THE CANDIDA-ASTHMA CONNECTION: ALLERGIC AND PATHOGENIC POTENTIAL OF CANDIDA

Posted on January 13, 2011, under Women's Health.

Although clinical descriptions of chronic fungal infections go back to the beginning of history, when Hippocrates first described the signs and manifestations of oral thrush, it has only been since original work by Dr Orian Truss, first published in 1978, that research in to the link between this organism and allergies really began. We have known for many years, however, that Candida albicans has the potential to invade many types of human tissue and to cause a multiplicity of health disorders. On the other hand, many (if not most) general practitioners considered the Candida organism to be responsible for only a limited number of conditions, notably vaginal, oral or nail thrush. They seem to have ignored the possibility that Candida albicans may sensitise a patient, quite separately from its ability to invade the body and cause localised infections.
There are over eighty species of Candida and at least six of these are known pathogens. The majority of Candida infections, however, are caused by Candida albicans and Candida tropicalis. The rates of Candida invasion are greater for hospitalised patients than for the population at large, making hospital a health hazard, at least as far as Candida is concerned.
The organism usually provokes an antibody’s response because of its adherence to mucosal epithelial surfaces in the respiratory, digestive and genital tracts. Candida glycoproteins have been shown to stimulate histamine release from mast cells and thus have a strong allergenic potential. Candida albicans has been found to be a factor in cases of urticaria (hives), irritable bowel syndrome, psoriasis and asthma.
Candida albicans is a potent bronchial antigen. In 1978 Dr Orian Truss proposed that the organism can cause sensitisation of other, distant organ systems and tissues. His work was later confirmed by other physicians and eventually expanded to show the existence of a ‘chronic candidiasis sensitivity syndrome’. That was the subject of one of my books by the same title, published in 1991, and of several papers I have given at Australian and international medical conferences.
This immune dysregulation can cause an increase in colonisation and eventually yeast by-products are released into the circulation.
Summary
Candida albicans can irritate, cause inflammation and disrupt intestinal mucosal surfaces (lumen) by adherence and thus cause indigestion and increase gut permeability (leaky gut).
Candida albicans can cause Type 1 hypersensitivities, such as urticaria and asthma; Type III sensitivity reactions, such as bronchopulmonary candidiasis; or Type IV reactions, altered cellular immune responses to Candida antigens.
The way in which an organism can be responsible for an allergy is known as its ‘sensitisation potential or capacity’.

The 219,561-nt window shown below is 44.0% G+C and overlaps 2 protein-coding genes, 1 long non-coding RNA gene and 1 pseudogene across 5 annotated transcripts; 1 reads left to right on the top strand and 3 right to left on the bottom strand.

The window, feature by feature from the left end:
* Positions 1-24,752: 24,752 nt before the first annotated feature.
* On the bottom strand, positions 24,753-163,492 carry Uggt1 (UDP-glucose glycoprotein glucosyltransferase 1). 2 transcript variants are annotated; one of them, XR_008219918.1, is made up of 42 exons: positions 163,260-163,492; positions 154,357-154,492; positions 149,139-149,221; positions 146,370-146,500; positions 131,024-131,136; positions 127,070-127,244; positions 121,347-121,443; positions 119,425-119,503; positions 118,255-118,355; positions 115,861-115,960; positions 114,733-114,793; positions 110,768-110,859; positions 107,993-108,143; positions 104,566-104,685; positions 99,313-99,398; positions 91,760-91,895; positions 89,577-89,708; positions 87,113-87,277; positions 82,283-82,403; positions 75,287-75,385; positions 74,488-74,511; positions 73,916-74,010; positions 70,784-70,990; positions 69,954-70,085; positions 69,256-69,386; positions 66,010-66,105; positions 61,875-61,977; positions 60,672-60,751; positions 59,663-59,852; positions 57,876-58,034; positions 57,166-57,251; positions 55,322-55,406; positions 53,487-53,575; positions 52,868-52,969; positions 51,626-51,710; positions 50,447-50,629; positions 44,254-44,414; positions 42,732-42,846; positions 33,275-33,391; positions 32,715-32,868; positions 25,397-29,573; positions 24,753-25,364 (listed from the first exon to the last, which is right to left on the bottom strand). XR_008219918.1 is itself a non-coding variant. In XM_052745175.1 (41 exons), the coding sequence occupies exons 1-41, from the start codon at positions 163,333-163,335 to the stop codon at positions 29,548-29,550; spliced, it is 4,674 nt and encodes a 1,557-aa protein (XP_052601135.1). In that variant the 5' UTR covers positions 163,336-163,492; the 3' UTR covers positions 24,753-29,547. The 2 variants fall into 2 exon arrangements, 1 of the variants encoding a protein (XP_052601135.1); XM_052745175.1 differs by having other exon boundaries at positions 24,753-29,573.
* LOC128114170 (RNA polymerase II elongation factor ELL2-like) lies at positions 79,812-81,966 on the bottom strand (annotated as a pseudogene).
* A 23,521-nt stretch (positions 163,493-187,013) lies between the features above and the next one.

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THE CANDIDA-ASTHMA CONNECTION: ALLERGIC AND PATHOGENIC POTENTIAL OF CANDIDAAlthough clinical descriptions of chronic fungal infections go back to the beginning of history, when Hippocrates first described the signs and manifestations of oral thrush, it has only been since original work by Dr Orian Truss, first published in 1978, that research in to the link between this organism and allergies really began. We have known for many years, however, that Candida albicans has the potential to invade many types of human tissue and to cause a multiplicity of health disorders. On the other hand, many (if not most) general practitioners considered the Candida organism to be responsible for only a limited number of conditions, notably vaginal, oral or nail thrush. They seem to have ignored the possibility that Candida albicans may sensitise a patient, quite separately from its ability to invade the body and cause localised infections.There are over eighty species of Candida and at least six of these are known pathogens. The majority of Candida infections, however, are caused by Candida albicans and Candida tropicalis. The rates of Candida invasion are greater for hospitalised patients than for the population at large, making hospital a health hazard, at least as far as Candida is concerned.The organism usually provokes an antibody’s response because of its adherence to mucosal epithelial surfaces in the respiratory, digestive and genital tracts. Candida glycoproteins have been shown to stimulate histamine release from mast cells and thus have a strong allergenic potential. Candida albicans has been found to be a factor in cases of urticaria (hives), irritable bowel syndrome, psoriasis and asthma.Candida albicans is a potent bronchial antigen. In 1978 Dr Orian Truss proposed that the organism can cause sensitisation of other, distant organ systems and tissues. His work was later confirmed by other physicians and eventually expanded to show the existence of a ‘chronic candidiasis sensitivity syndrome’. That was the subject of one of my books by the same title, published in 1991, and of several papers I have given at Australian and international medical conferences.This immune dysregulation can cause an increase in colonisation and eventually yeast by-products are released into the circulation.SummaryCandida albicans can irritate, cause inflammation and disrupt intestinal mucosal surfaces (lumen) by adherence and thus cause indigestion and increase gut permeability (leaky gut).Candida albicans can cause Type 1 hypersensitivities, such as urticaria and asthma; Type III sensitivity reactions, such as bronchopulmonary candidiasis; or Type IV reactions, altered cellular immune responses to Candida antigens.The way in which an organism can be responsible for an allergy is known as its ‘sensitisation potential or capacity’.*56\145\2*

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